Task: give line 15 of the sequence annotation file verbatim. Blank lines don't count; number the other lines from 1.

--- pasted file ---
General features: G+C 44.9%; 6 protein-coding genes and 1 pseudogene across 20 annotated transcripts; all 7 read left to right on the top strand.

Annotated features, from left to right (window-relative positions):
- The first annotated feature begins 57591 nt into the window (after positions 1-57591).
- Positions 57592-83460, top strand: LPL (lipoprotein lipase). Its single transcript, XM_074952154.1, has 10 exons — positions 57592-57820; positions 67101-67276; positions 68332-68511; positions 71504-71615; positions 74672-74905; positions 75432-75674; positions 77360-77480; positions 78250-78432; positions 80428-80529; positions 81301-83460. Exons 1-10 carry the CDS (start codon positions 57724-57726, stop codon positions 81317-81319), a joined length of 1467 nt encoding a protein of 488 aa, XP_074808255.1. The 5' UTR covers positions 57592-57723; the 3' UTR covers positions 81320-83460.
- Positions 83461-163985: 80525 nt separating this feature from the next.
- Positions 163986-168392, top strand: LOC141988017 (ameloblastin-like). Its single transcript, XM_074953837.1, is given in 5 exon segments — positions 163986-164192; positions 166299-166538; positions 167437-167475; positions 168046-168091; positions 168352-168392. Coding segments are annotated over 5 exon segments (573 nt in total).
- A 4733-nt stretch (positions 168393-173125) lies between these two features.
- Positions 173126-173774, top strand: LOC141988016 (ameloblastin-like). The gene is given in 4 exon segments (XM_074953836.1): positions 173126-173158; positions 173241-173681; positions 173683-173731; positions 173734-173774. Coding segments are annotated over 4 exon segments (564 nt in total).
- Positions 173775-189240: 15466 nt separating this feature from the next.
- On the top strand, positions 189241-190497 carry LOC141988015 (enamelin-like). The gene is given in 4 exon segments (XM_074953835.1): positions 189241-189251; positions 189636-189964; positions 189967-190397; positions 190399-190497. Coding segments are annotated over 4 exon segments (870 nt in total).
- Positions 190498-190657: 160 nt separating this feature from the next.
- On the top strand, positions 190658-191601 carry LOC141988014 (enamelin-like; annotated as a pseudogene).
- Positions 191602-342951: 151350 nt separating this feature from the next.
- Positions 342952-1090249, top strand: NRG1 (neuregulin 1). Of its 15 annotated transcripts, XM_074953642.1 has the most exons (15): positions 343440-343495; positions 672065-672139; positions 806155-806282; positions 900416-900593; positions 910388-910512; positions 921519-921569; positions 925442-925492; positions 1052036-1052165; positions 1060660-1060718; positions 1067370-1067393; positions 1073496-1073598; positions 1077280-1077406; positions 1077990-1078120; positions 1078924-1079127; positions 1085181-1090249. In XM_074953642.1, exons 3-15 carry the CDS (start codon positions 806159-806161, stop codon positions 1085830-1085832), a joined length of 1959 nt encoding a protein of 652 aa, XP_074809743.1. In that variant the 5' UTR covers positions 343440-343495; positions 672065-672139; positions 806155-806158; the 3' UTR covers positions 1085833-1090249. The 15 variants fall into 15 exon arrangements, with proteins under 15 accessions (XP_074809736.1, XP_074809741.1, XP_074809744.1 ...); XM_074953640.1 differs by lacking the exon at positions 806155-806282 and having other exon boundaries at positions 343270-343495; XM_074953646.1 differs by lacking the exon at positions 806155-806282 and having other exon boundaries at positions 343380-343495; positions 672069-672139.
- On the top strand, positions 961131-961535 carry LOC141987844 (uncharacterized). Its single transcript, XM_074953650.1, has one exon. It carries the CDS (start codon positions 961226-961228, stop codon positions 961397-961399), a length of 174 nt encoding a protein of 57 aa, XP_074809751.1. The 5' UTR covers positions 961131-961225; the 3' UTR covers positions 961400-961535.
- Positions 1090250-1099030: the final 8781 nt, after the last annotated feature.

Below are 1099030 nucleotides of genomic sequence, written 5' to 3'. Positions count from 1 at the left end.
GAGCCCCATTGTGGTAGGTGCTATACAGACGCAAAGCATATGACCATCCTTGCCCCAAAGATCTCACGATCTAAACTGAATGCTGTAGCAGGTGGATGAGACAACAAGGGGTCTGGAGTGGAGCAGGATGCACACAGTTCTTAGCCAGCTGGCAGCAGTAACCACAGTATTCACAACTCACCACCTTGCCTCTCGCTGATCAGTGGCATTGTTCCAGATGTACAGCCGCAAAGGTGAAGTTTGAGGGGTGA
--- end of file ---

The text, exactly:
- On the top strand, positions 961131-961535 carry LOC141987844 (uncharacterized). Its single transcript, XM_074953650.1, has one exon. It carries the CDS (start codon positions 961226-961228, stop codon positions 961397-961399), a length of 174 nt encoding a protein of 57 aa, XP_074809751.1. The 5' UTR covers positions 961131-961225; the 3' UTR covers positions 961400-961535.